The strike ballot was swiftly abandoned, and instead of counting the votes, the ballot boxes were sealed and taken away. Union negotiators unanimously accepted the deal, which Verdi functionaries then tried to justify to the workforce.

On average, the new contract agreed on by the union implemented a wage cut of 10 percent, and those workers not covered by the new contract faced a cut of 12 percent. The different work times in east and west Berlin were lowered to a uniform 36.5 hours a week, without any compensation in wages. Holiday pay was abolished completely, and the Christmas bonus limited to a maximum of €1,000.

The Senate celebrated the wage cuts as a success and announced that Berlin would “save 38.5 million euros in staff costs” as a result. Wowereit thanked Verdi for its “important contribution to the reorganisation of the budget.”

The union retrospectively justified signing the contract by pointing to the agreement on special protection against dismissal, valid until the year 2020. The fact that such a formal concession offers the workforce little or no security was soon revealed at BVG.

Previous concessions packages at BVG had also been justified by Verdi with reference to supposed protection against dismissal. This was more like a form of blackmail—either cuts are accepted or jobs will go. But each time, the cuts that had been justified using this argument were followed by further, even worse cuts, pushed through with the same argumentation.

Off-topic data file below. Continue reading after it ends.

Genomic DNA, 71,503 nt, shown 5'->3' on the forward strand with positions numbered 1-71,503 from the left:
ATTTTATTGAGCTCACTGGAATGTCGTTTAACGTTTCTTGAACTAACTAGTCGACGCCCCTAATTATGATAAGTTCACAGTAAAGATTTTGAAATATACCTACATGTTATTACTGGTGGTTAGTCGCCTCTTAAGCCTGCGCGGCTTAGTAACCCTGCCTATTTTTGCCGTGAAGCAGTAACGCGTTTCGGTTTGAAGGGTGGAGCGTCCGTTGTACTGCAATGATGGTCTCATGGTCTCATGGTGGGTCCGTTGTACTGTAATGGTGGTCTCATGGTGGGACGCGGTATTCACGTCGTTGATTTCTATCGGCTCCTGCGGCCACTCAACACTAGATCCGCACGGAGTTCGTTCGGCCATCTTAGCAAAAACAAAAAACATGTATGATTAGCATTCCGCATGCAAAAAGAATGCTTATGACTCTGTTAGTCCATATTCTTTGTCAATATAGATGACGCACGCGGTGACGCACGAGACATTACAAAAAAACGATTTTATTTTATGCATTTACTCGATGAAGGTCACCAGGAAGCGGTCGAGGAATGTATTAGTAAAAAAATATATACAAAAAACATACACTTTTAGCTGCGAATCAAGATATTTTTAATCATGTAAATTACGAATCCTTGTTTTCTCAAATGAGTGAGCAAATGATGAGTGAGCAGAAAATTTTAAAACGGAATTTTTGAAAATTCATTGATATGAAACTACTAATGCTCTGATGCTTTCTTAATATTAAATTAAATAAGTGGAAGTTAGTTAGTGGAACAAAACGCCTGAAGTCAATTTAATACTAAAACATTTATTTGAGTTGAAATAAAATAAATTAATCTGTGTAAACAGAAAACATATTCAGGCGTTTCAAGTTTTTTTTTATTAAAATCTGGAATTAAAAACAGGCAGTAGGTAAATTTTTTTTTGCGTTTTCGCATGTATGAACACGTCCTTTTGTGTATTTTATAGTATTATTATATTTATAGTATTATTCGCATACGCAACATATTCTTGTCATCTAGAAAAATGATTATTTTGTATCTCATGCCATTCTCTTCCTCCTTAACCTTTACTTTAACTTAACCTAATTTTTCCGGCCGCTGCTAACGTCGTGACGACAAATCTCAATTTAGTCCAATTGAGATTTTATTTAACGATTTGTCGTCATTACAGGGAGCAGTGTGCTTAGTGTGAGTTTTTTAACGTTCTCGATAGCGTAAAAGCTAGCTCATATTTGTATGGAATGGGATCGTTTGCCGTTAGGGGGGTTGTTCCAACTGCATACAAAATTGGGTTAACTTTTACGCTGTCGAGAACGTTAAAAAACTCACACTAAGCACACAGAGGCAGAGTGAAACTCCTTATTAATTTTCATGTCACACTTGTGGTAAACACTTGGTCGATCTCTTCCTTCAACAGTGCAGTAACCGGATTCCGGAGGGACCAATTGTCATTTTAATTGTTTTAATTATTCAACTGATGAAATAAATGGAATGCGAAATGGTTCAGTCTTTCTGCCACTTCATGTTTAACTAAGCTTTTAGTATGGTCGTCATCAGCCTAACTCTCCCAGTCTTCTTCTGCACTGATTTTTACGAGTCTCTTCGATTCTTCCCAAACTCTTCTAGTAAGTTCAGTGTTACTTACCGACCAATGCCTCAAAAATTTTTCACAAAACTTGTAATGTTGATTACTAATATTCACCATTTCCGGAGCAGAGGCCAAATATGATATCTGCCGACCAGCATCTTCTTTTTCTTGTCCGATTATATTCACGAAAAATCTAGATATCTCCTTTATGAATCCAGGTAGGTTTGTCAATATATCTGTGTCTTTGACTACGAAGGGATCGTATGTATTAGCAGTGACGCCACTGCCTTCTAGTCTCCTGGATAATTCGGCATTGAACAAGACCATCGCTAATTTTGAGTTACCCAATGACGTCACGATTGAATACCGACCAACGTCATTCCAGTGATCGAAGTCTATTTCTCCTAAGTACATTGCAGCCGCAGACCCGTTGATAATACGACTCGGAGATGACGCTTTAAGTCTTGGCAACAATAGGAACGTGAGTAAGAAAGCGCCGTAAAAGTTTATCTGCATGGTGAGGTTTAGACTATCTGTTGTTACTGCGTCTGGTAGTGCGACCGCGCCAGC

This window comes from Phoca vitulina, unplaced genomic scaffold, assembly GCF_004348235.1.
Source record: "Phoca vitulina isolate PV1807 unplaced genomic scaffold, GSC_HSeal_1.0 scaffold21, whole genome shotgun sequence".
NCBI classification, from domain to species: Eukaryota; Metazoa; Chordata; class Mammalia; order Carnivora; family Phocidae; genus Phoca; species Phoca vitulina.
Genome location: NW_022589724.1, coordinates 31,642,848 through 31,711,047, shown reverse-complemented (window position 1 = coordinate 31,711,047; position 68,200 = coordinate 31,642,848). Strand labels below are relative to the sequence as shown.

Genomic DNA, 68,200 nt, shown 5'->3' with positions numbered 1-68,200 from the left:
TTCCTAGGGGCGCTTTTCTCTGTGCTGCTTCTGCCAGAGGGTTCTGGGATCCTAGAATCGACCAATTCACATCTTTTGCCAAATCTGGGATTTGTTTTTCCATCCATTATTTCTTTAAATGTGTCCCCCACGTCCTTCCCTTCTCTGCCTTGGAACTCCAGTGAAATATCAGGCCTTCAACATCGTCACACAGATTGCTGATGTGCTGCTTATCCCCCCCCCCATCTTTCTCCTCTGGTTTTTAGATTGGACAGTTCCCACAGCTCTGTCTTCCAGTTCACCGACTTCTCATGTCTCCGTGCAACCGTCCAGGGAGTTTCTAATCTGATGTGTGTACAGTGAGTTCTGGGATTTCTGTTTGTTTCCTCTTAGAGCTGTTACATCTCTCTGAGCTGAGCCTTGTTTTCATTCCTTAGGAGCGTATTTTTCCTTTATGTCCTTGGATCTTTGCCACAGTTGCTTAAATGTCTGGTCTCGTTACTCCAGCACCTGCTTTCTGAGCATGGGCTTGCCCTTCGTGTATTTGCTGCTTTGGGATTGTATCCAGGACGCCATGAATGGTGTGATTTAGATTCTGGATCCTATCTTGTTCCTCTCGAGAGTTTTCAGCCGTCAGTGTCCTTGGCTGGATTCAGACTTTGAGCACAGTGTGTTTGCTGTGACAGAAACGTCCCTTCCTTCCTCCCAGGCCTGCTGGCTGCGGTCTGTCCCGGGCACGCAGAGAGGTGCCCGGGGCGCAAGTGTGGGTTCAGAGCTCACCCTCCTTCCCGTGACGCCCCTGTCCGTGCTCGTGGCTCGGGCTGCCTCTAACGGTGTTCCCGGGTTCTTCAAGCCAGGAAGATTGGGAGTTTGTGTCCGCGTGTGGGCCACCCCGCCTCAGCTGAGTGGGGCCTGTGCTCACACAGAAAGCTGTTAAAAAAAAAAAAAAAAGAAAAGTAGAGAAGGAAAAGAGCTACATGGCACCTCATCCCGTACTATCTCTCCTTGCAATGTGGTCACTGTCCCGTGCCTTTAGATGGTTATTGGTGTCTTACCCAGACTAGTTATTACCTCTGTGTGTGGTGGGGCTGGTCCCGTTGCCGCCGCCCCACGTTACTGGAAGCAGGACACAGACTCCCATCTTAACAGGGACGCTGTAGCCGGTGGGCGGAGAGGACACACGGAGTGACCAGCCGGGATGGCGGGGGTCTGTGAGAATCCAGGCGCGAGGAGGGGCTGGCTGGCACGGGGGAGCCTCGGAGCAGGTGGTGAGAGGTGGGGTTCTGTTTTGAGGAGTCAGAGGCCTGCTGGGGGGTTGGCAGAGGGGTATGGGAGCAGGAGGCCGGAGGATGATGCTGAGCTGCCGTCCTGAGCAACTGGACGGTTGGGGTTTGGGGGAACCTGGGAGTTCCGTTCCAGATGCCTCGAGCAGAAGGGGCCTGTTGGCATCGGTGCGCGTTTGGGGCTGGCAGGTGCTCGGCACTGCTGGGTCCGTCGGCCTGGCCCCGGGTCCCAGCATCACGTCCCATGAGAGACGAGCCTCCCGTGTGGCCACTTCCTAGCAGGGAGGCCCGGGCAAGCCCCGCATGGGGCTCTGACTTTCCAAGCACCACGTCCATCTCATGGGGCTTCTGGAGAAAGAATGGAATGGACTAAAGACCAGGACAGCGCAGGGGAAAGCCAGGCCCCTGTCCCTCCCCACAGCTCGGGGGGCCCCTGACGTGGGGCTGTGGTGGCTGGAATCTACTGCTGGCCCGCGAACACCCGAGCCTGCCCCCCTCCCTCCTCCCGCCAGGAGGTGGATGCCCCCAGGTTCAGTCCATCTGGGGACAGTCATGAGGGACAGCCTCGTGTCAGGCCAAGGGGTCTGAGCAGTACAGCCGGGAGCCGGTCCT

The new provision for special protection against dismissal explicitly applies only to trade union members, which is a novelty. In the past, collective wage agreements had always been declared to be “generally binding,” which meant they were valid for all employees. Verdi obviously hopes such measures might now help it stem the loss of members. “It should once again be worth being a trade union member,” is how a Verdi spokesman summed up this agreement, stressing that in future bonus programmes should only benefit union members.

But Verdi’s “bonus programme,” comprising cuts in wages and benefits, provoked indignation among workers who had been ready to launch an industrial struggle. The union’s capitulation will inevitably lead to an increase in union members submitting their resignations.

At the same time, the pressure exerted by PDS Senator Harald Wolf to push through the wage cuts confirms the key role of the PDS in disciplining the working class in those regions where it holds power. While the SPD-PDS Senate in Berlin has been avidly implementing drastic cuts to the city’s social fabric in order to repay banks and investors hit by the city’s recent finance scandal, it has had no compunction about undermining the wages and conditions of public sector workers. This is the real face and practice of the PDS, which it will continue in its new guise as the “left party.”